Why are Kenyan schools being torched?
More than 100 government secondary schools in Kenya have been set alight this year - with many of the arson incidents being blamed on students.
The reason behind these attacks it still not clear, but it comes amid a government crackdown on exam cheating and other reforms to the education sector.
Some schools have had to shut down completely meaning that more than 6,000 students have been sent home.
Several more schools were set alight over the last week, including St Theresa Bikeke Girls Secondary School and Tabaka High School in the west of the country. The BBC spoke to some of the those affected:
Student: 'I lost everything'
"We were in class when we heard some of our colleagues shouting from outside, so we rushed out to find out what was happening," a pupil from St Theresa Bikeke Girls Secondary School, who asked to remain anonymous, told the BBC's Muliro Telewa.
"We saw our dormitory on fire," she told our reporter after being sent home.
"We grabbed fire extinguishers which were there, we even collected some from the nearby boys' school and with the help of our teachers who were around at the time, we managed to put out the fire.
"I lost everything in the fire, like books, files, my clothes and bedding."
She said she did not know who started the fire.
Arsonists: 'We want holidays'
The arsonists were not willing to be named or be officially interviewed by the BBC.
But some of those who told the police they were responsible for the fire at Tabaka High School spoke to our reporter about what had prompted them to take action.
The boys said that they had met pupils from a neighbouring school who had told them they were already on holiday as their school had been burned down.
So the Tabaka students, who said they felt under stress because of their heavy workload, thought they would be able to get time off school if they burnt some of the buildings.
As part of government reforms, the August school holiday has been shortened by two weeks, and students are not due to break up until 12 August.
Parent: 'Bring back caning'
"At just after midnight we received a call from the school and were told there was a fire. I rushed to the school with other parents and found that one dormitory was burning," Moses Ongesa Ombari, whose child goes to Tabaka High School, told our reporter.
"The teachers on duty and the police had already done their part and were able to put out the fire.
"According to the investigation in the morning we found that the fire was started by students. And when they were questioned they admitted that they did it.
"When you speak to them they don't have good reasons for why they set fire to the school.
"They were saying that they were chatting to students from other schools who said they had burned their schools. And our students wondered, 'Why not our school?'
"As a parent, I think that some of them do it because they fell like they want to be known, for the fame. Others are doing it because of ignorance, and some are doing it because of drugs.
"The idea that this is a protests against a high work load and a lack of holidays is silly because they come to school to learn.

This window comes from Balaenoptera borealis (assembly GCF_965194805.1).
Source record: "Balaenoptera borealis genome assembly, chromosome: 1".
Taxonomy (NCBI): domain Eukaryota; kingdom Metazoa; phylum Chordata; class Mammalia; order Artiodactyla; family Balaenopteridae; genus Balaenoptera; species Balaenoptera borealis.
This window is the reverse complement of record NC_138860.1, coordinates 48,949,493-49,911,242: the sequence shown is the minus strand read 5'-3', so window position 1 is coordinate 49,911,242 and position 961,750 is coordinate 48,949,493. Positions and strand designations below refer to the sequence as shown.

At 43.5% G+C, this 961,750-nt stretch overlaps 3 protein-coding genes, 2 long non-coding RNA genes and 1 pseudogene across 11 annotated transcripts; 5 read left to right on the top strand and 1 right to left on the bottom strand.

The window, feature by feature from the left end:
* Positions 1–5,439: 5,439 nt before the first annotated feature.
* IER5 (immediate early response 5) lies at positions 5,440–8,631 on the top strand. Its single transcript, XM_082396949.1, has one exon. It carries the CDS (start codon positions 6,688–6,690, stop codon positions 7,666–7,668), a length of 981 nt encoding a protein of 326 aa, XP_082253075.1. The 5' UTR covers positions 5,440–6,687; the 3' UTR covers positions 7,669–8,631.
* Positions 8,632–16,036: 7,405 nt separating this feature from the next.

"For me the solution is the return of the cane. I went to school with it and you were caned when you messed up in school. That is the only medicine.
"They have been given freedom now and they don't want to be caned because they know their rights.
"Those rights are the ones which are making the students lack discipline."
Teachers' union: 'Staff are overwhelmed'
"One thing which is very unfortunate is that teachers are overwhelmed by of the numbers of pupils. The teacher-pupil ratio ratio is skewed to the advantage of the students," Akello Misori from the Kenya Union of Post Primary Teachers told the BBC's Focus on Africa radio programme.
"The guidance and counselling departments of the schools are also under pressure, because the teachers who handle these types of responsibilities have a lot of work on their hands.
"There may also be a political element.
"The school pupils all come from the local area and bring local issues to the school. Therefore there are students who sometimes propagate the political interests of their village.
"If the leadership of the school is not from their area then some feel they do not benefit from the school."
Education minister: 'Institutionalised impunity'
In giving evidence to a Senate committee last week, Kenya's Education Minister Fred Matiang'i also appeared to blame local disputes and bad school management for some arson cases.
"The management of schools has been hijacked by local politics and clanism. Are people burning schools... so that documents and records are burned in offices to avoid accountability?" he speculated.
"That's why I'm saying the challenges we have are related to institutionalised impunity."
In efforts to curb exam cheating, in May the minister banned several activities in final term of the academic year, which starts at the end of August, including prayer days and the half-term break
He argued that this would limit contact between students and outsiders when they might get access to leaked exam questions.
Mr Matiang'i now seems to think it is some teachers were generally unhappy about ongoing reforms, which has also seen the second term lengthened and the third term shortened.
When senators questioned him about why he made unscheduled visits to schools, he became more pointed in his criticism.
"The question you need to ask and answer yourself is: 'Who is opposed to my going to schools?' It's not the parents; it's not the children. Who is opposed and why are they opposed to my going to schools?"